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Internal Ombudsman Scheme mandated for NBFCs

Ashish M. Shaji

| Updated: Oct 21, 2021 | Category: RBI Notification

Internal Ombudsman Scheme mandated for NBFCs

The RBI recently announced the introduction of Internal Ombudsman Scheme for certain categories of NBFCs. The RBI said that it has planned to introduce the Internal Ombudsman Scheme for NBFCs with higher customer interface to strengthen the internal grievance redressal mechanism of Non-Banking Financial Companies.

Who is an Ombudsman?

An ombudsman refers to the representative of the people who address their complaints, conduct an investigation and solve disputes through recommendations or through mediations. Ombudsman is derived from the Swedish word ‘ombud’, which means an officer or commissioner.

What is Internal Ombudsman Scheme?

Internal Ombudsman Scheme-2018

With a view to ensure transparency and consumer friendliness, the RBI introduced this scheme in 2018 for scheduled commercial banks[1]. The ombudsman scheme is complemented by the IO grievance redressal mechanisms that permit the regulated entities with increased freedom to take up consumer grievances on an individual level and fast track dispute resolution process.

Under this scheme, the complaints of the consumers are forwarded to the internal ombudsman, thereby reduces the issue for consumers to file complaint directly. The ombudsman takes up the complaints on the grounds allowed by the RBI and extends resolution through mediation or award. The internal audit mechanism oversees the functioning of the IO with the RBI regulatory framework.

Ombudsman Scheme for NBFCs

This scheme for NBFCs was modelled after the Banking Ombudsman Scheme of 2006. It was introduced to deposit taking NBFCs with an asset size of minimum 1 crore rupees with a customer interface. Later on, the scheme was expanded to include non-deposit taking NBFCs as well having assets worth more than 1 crore rupees.

The need for an Internal Ombudsman Scheme

NBFCs role in providing finance to sectors such as MSME, microfinance, housing, vehicle finance has been a crucial one and has effectively complemented the efforts of the banks through the last mile financial intermediation. The Central Bank further observed that various NBFCs have successfully adopted digital modes to support delivery of financial products and services to wide customer base.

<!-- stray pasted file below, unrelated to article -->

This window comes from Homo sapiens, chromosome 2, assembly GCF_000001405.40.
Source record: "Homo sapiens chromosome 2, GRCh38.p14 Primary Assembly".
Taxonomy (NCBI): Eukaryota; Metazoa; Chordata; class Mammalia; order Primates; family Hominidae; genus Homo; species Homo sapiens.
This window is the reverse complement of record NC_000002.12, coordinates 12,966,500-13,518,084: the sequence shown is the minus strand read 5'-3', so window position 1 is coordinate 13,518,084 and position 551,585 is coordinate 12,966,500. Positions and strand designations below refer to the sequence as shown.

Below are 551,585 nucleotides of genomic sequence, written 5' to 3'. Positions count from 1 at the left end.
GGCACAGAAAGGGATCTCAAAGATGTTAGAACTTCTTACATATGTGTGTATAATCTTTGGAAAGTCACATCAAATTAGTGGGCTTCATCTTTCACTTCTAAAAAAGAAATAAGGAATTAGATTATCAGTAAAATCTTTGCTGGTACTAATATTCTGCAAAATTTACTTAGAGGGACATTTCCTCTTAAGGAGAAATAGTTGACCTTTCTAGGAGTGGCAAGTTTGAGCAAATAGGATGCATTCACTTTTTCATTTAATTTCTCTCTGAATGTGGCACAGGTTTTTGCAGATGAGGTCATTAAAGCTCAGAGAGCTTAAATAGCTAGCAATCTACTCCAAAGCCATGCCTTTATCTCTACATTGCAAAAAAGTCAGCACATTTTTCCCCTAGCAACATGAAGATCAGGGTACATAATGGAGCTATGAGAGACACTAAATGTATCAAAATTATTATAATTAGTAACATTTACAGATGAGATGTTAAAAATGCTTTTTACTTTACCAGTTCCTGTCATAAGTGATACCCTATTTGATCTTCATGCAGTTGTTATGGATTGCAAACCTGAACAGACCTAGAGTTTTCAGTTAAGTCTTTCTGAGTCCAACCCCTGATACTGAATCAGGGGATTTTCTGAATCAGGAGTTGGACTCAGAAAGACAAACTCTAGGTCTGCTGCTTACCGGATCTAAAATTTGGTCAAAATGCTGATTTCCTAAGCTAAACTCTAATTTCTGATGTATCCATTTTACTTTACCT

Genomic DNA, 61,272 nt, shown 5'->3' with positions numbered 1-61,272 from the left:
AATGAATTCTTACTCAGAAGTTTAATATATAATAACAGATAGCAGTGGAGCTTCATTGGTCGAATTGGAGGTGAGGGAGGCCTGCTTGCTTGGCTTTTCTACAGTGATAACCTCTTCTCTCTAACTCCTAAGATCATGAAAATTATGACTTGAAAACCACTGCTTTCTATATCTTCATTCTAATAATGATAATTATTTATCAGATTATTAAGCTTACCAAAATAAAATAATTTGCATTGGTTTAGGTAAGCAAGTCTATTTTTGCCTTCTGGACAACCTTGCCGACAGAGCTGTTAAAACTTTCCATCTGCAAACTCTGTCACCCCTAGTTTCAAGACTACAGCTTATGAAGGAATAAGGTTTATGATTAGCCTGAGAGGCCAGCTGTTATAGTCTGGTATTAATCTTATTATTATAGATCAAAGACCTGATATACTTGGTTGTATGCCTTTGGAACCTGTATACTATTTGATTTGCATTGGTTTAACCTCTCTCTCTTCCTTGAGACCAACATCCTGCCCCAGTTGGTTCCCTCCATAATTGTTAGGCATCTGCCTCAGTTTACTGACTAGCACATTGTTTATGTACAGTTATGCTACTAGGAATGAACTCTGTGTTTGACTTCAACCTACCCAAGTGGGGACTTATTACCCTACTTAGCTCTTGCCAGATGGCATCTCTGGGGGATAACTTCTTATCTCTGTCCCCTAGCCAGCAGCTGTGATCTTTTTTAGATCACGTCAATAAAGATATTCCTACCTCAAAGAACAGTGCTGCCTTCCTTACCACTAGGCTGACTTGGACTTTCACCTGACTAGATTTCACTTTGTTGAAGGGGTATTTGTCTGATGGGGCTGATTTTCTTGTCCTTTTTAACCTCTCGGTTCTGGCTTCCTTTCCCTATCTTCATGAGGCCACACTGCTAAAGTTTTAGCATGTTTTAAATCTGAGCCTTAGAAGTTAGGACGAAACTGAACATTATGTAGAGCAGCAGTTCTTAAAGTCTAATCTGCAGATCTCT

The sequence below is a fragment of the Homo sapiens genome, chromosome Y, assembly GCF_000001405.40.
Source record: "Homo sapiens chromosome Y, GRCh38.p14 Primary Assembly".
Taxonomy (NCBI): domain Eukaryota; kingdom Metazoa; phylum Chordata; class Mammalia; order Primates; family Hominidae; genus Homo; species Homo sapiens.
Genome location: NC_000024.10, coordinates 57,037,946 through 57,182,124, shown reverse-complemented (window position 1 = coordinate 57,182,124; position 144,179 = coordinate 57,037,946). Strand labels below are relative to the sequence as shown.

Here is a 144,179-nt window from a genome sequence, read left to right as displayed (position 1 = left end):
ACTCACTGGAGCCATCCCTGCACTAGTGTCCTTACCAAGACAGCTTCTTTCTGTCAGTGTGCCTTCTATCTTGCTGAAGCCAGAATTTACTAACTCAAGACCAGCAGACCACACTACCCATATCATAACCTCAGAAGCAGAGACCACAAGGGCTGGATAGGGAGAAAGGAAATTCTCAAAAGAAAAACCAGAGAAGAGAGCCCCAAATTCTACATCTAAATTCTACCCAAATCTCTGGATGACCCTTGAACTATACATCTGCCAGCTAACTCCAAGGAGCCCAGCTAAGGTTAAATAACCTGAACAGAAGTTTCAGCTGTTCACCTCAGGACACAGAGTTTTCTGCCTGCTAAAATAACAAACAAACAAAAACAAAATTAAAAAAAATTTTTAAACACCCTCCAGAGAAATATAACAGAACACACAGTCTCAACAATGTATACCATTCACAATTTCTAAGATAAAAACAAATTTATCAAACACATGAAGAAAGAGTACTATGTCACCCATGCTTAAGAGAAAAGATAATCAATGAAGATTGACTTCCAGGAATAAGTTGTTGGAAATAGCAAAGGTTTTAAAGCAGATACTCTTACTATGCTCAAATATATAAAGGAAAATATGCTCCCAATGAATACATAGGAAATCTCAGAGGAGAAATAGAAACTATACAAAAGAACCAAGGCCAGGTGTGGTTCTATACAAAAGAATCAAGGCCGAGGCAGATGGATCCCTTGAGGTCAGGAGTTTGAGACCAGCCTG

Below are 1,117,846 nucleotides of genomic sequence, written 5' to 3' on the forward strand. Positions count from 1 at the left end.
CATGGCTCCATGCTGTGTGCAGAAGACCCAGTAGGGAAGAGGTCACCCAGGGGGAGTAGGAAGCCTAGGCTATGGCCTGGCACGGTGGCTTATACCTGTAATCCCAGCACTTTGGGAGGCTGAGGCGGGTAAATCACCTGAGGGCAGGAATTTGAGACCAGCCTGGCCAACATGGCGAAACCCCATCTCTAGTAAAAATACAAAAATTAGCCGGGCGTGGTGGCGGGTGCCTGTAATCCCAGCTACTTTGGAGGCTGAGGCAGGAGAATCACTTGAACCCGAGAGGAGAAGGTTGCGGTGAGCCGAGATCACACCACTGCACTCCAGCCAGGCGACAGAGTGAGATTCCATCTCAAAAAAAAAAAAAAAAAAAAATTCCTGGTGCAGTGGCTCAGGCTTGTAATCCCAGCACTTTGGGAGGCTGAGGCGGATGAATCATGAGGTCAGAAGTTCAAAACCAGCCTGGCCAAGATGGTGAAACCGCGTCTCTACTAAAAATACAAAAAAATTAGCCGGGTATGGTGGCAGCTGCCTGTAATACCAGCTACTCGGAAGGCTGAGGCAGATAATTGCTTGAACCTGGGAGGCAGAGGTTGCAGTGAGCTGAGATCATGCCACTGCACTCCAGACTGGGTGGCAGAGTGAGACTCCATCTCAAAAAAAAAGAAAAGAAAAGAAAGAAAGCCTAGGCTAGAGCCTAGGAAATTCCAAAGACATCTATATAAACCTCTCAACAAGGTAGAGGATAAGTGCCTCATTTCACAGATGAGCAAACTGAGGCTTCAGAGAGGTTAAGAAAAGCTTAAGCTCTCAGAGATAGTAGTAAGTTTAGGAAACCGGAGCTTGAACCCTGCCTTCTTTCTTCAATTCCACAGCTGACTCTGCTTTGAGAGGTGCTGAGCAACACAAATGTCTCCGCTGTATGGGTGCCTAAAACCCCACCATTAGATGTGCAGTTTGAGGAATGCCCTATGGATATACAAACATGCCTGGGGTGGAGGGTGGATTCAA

The RBI said that the need for Internal Ombudsman Scheme arose considering the increased significance, strength and reach of NBFCs in the country. Therefore there was a need to have better customer experience, including grievance redressal practices.

In the last few years, the Reserve Bank has introduced various measures towards consumer protection and grievance redressal of customers of NBFCs which includes requiring from NBFCs to appoint Nodal officers for grievance redressal and the launch of the 2018 Ombudsman scheme for NBFCs.

The RBI stated that the Internal Ombudsman scheme for NBFCs will be on the lines of IOS for banks and non-bank payments system participants. It will require from some NBFCs to appoint an Internal Ombudsman at the top of their internal grievance redress mechanism to examine complaints from the customers that are in the nature of deficiency in service and is either partly or wholly rejected by the Non-Banking Financial Companies.

Grounds of Complaint

If we refer to the Clause 8 of the Ombudsman Scheme for NBFCs 2018, the NBFC ombudsman receives and considers the following types of complaints:

  • Non-payment or inordinate delay in the payment of interest on deposits;
  • Not adhering to the RBI directions, if any, which is applicable to the rate of interests on deposits;
  • Non-payment or inordinate delay in repaying deposits;
  • Non-representation in the presentation of post-dated cheques provided by the customer;
  • Failure to convey in writing, the loan amount sanctioned with the T&C, including annualised rate of interest and method of application thereof;
  • Refusal or failure to provide adequate notice on changes proposed in sanctioned T&C in vernacular language as understood by the borrower;
  • Failure or inordinate delay in releasing securities/documents to borrower on repayment of dues;
  • Levy of charges without notice to the borrower/customer;
  • Failure to provide legally enforceable built-in clause of repossession in the contract/loan agreement;
  • Failure to maintain transparency in the contract/loan agreement regarding- notice period before taking the possession of security, circumstances wherein the notice period can be waived, the procedure for taking possession of the security, provision of final opportunity to be provided to the borrower for repaying loan before the sale/auction of the security, the procedure for providing repossession to the borrower and the procedure for sale/auction of security;
  • Not observing the directions of the RBI to NBFCs;
  • Not adhering to the provisions of RBI guidelines of Fair Practices Code for NBFCs.

Conclusion

So, to sum up, the RBI will introduce the Internal Ombudsman Scheme for NBFCs with higher customer interface. The RBI further said in a statement that detailed instructions in this regard will be issued separately.

Read our article:RBI changes Rules for Loan Transfer for Banks, NBFCs

Ashish M. Shaji

Ashish M. Shaji has done his graduation in law (BA. LLB) from CCS University. He has keen interests in doing extensive research and writing on legal subjects especially on criminal and corporate law. He is a creative thinker and has a great interest in exploring legal subjects.

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